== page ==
Pantaleo had been suspended without pay since Aug. 2, when a department judge, Deputy Commissioner Rosemarie Maldonado, found him guilty of reckless assault following an administrative trial at Police Headquarters.
Perhaps more than anything, Pantaleo’s departure signaled the city’s pivot from depending on aggressive enforcement of low-level offenses to fight overall crime to relying on officers’ problem-solving skills and their ability to build mutual trust with residents.
O’Neill designed the current crime-fighting strategy, called neighborhood policing, in his previous role as Chief of Department and has said he wants it to be his legacy.
In 2014, police supervisors on Staten Island targeted Garner for arrest in response to orders from headquarters to address neighborhood complaints about people illegally selling untaxed, loose cigarettes.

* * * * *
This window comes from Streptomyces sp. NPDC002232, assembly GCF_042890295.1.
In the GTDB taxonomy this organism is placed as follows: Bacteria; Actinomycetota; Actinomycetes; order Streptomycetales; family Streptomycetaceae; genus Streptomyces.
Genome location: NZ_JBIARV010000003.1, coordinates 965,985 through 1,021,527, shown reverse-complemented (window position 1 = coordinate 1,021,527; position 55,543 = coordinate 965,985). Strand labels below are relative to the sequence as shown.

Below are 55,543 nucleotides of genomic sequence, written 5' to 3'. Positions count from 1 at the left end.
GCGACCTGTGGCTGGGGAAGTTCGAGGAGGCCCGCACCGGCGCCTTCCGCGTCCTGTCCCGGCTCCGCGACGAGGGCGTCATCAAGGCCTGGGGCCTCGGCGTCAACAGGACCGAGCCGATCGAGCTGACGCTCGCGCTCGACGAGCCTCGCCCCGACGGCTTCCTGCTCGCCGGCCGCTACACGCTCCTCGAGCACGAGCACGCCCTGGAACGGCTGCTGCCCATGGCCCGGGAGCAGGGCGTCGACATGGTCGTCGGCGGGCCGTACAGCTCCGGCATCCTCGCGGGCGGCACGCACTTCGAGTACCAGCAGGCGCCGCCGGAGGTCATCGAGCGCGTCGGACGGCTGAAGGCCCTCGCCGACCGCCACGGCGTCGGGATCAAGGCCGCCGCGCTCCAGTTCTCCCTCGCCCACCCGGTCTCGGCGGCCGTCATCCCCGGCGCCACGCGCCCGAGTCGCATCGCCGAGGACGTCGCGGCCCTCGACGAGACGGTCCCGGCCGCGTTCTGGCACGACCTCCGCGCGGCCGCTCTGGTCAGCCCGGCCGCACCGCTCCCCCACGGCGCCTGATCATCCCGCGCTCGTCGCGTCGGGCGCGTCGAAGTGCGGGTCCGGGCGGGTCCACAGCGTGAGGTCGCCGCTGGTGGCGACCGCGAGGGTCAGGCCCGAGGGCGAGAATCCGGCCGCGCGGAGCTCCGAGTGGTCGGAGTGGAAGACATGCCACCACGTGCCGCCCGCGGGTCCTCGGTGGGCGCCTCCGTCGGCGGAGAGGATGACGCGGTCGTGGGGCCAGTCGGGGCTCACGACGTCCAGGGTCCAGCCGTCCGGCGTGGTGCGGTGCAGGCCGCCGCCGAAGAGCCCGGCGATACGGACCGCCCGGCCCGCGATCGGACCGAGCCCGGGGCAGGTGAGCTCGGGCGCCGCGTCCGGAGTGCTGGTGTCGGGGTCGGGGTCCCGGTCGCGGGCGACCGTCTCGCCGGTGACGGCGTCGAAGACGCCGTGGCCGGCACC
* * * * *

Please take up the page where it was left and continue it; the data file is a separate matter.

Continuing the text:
The directive was part of an the broken-windows policy championed by O’Neill’s predecessor, William J. Bratton, which relied on cracking down on activities that police believed diminished the quality-of-life in order to prevent serious crime.
Maldonado affirmed in her 46-page decision what many people, including federal prosecutors, believe the video plainly showed: Pantaleo’s initial grip on Garner slipped as the two men grappled and became a chokehold, which the department banned two decades ago.
Maldonado said in her report that the video of the July 17, 2014, encounter and an autopsy that found fresh hemorrhaging in Garner’s neck muscles provided “overwhelming” evidence that Pantaleo had used a chokehold despite being trained not to.
Pantaleo’s “use of a chokehold,” she wrote, “fell so far short of objective reasonableness that this tribunal found it to be reckless — a gross deviation from the standard of conduct established for a New York City police officer.”
The judge also found Pantaleo was untruthful when he later denied to Internal Affairs investigators that he had used a chokehold, saying his explanation was “implausible and self-serving.”
But, like the local grand jury and federal prosecutors before her, she did not find evidence that the chokehold was intentional.
The city’s largest police union criticized the decision as “pure political insanity.” Lynch had said that if O’Neill adopted the judge’s recommendation, he “will lose his Police Department.”